THE BLOG

Five Ways That Mental Illness Changes You (for the Better)

19/01/2015 13:14 GMT | Updated 19/03/2015 09:59 GMT

It's no secret that the public perception of mental illness is unfortunately still pretty negative.

A person who has previously suffered with an episode of mental illness can be seen as 'delicate' or 'unstable', even after they have recovered. This perception can prevent them from getting jobs, promotions, and change relationships with colleagues, friends, family and partners. This bothers me.

Despite the painful impact at the time, I believe that experiencing, and overcoming, mental illness leaves you with some very important gifts.

1) A greater self awareness.

Suffering from anxiety or depression causes a person to gradually turn inward questioning aspects of their personality, and the way they live their lives. Although this can be incredibly painful at the time, once you can see clearly again, you emerge with a better understanding of yourself. You see more clearly what makes you happy, and equally, you can recognise what you should avoid.

2) Appreciation of the good times

When you feel at your lowest you don't believe anything will ever get better. When it eventually does , you have a greater appreciation for simple happiness than you ever had before. You don't take feeling good for granted, knowing that you can feel so much worse. This is nothing to do with circumstance,or how good your life is, but how you feel inside.

3) The ability to help others

From my own experience the most helpful people when I was suffering from my illness were people who had experienced the same. They could show a compassion and understanding that others couldn't. Since recovering I have in turn helped friends through their own struggles, recognising patterns from my own experience and being able to relate. There is no quick fix solution but sometimes just speaking to someone who understands can help more than you realise.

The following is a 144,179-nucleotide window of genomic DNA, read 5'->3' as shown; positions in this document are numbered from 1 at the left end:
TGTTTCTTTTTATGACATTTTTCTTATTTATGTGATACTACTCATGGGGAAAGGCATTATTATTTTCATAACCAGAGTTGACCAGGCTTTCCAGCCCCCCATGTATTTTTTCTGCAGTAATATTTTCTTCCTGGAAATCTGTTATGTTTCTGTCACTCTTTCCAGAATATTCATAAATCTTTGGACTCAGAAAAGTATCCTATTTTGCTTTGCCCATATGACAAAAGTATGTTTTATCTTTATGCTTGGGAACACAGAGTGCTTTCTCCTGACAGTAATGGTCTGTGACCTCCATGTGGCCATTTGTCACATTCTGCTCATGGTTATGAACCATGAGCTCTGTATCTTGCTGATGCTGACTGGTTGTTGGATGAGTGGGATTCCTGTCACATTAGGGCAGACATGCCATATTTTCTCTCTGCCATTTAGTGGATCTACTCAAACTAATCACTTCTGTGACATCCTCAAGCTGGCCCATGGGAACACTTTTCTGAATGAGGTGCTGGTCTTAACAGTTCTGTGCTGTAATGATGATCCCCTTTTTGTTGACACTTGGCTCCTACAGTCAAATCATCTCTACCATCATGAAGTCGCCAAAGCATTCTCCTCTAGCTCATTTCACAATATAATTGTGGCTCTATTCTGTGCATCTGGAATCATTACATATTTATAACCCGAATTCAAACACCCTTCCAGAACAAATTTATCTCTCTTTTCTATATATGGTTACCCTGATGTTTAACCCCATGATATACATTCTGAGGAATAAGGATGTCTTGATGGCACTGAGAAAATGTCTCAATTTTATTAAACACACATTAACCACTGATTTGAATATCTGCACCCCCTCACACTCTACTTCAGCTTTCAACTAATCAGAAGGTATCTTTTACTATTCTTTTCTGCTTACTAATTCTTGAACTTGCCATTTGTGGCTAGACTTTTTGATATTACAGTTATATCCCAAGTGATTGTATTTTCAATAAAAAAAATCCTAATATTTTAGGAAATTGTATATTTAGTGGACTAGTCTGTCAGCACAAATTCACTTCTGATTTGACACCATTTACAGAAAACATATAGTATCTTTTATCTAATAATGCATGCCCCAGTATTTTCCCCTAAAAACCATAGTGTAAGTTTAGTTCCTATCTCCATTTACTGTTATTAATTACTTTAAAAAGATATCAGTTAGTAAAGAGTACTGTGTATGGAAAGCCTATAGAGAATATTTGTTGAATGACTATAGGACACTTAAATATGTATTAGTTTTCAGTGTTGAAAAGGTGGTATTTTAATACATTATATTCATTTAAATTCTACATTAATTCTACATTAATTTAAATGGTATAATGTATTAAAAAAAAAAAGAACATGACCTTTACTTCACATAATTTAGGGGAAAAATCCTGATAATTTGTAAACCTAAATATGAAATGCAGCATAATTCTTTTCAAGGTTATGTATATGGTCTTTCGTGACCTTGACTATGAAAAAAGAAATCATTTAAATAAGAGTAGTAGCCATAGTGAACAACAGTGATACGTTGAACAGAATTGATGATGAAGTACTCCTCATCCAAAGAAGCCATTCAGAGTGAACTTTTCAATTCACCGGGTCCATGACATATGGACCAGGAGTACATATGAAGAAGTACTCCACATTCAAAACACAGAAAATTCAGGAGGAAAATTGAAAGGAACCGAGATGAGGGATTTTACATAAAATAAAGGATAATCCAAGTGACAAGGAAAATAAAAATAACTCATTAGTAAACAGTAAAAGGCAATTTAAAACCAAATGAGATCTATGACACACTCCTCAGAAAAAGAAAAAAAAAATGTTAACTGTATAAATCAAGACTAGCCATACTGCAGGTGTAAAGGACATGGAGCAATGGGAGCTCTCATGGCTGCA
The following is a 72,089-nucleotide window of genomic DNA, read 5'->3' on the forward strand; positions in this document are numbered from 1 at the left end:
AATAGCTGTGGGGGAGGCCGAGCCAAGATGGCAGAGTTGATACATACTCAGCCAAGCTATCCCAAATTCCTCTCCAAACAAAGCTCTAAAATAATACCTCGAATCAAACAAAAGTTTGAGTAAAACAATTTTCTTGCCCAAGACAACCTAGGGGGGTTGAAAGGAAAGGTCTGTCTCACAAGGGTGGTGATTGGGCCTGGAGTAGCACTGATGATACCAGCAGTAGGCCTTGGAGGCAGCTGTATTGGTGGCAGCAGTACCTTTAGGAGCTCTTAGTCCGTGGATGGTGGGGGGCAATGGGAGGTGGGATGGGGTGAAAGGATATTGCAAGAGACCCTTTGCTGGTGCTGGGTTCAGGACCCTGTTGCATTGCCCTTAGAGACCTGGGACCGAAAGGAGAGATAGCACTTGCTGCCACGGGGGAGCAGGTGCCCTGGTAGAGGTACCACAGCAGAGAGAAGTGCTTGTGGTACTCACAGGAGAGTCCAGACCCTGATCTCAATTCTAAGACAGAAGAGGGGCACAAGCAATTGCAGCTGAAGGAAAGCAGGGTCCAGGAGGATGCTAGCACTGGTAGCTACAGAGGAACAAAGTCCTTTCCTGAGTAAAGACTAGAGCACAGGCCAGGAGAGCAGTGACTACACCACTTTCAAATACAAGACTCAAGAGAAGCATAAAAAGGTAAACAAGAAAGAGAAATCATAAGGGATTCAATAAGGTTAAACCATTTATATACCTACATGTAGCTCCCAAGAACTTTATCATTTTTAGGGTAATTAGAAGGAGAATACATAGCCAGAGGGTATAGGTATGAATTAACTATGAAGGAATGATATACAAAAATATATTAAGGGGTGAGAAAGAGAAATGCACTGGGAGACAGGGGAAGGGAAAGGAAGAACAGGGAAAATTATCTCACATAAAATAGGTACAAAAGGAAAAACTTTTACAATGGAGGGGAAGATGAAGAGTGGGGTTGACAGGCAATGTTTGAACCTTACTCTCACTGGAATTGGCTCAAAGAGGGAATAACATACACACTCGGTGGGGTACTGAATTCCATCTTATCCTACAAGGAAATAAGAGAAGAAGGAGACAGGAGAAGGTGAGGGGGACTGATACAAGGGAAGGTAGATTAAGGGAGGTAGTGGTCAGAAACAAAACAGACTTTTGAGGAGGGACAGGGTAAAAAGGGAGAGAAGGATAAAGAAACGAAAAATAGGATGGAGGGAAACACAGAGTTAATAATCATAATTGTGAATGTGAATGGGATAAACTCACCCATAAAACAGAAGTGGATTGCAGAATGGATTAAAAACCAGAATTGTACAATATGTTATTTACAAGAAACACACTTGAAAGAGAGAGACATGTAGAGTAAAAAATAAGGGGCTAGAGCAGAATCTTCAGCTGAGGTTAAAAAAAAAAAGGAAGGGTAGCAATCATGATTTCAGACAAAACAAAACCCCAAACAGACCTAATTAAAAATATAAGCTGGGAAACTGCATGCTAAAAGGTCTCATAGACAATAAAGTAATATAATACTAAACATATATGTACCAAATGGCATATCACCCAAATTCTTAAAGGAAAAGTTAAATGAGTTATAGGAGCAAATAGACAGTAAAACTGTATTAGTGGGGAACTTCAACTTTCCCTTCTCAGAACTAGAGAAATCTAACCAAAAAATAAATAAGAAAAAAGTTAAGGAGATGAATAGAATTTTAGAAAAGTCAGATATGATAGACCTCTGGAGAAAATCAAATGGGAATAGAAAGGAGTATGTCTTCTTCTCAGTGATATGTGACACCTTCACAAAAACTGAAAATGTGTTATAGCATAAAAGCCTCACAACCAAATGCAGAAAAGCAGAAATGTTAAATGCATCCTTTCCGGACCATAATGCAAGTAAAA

4) A deeper life perspective

Those who suffer from mental illness tend to be those that think quite deeply about life. These ruminating thoughts can become exhausting which leads to the apathy that we describe as depression.

Although these thoughts can be dangerous, they are also a sign of high intelligence. Many studies have shown a link between high IQ, creativity and mental illness. Throughout time the greatest artists, writers, and thinkers have suffered with this disease they call 'melancholia', and some of the world's most famous art has been produced by sufferers.

5) An early warning system.

When you first experience mental illness it can often seem to come out of nowhere. This is because you don't know the warning signs. Whether it is losing sleep, repetitive thoughts, or withdrawal from your friends and family, these stages can only be recognised in hindsight.

Between 50 and 60% of people who have suffered one major depressive episode will suffer another one, but at least if you can recognise the signs then you can do something about it. Whether that means asking for help, or removing certain factors from your life, you have a greater chance to stop yourself from slipping when you know the warning signs.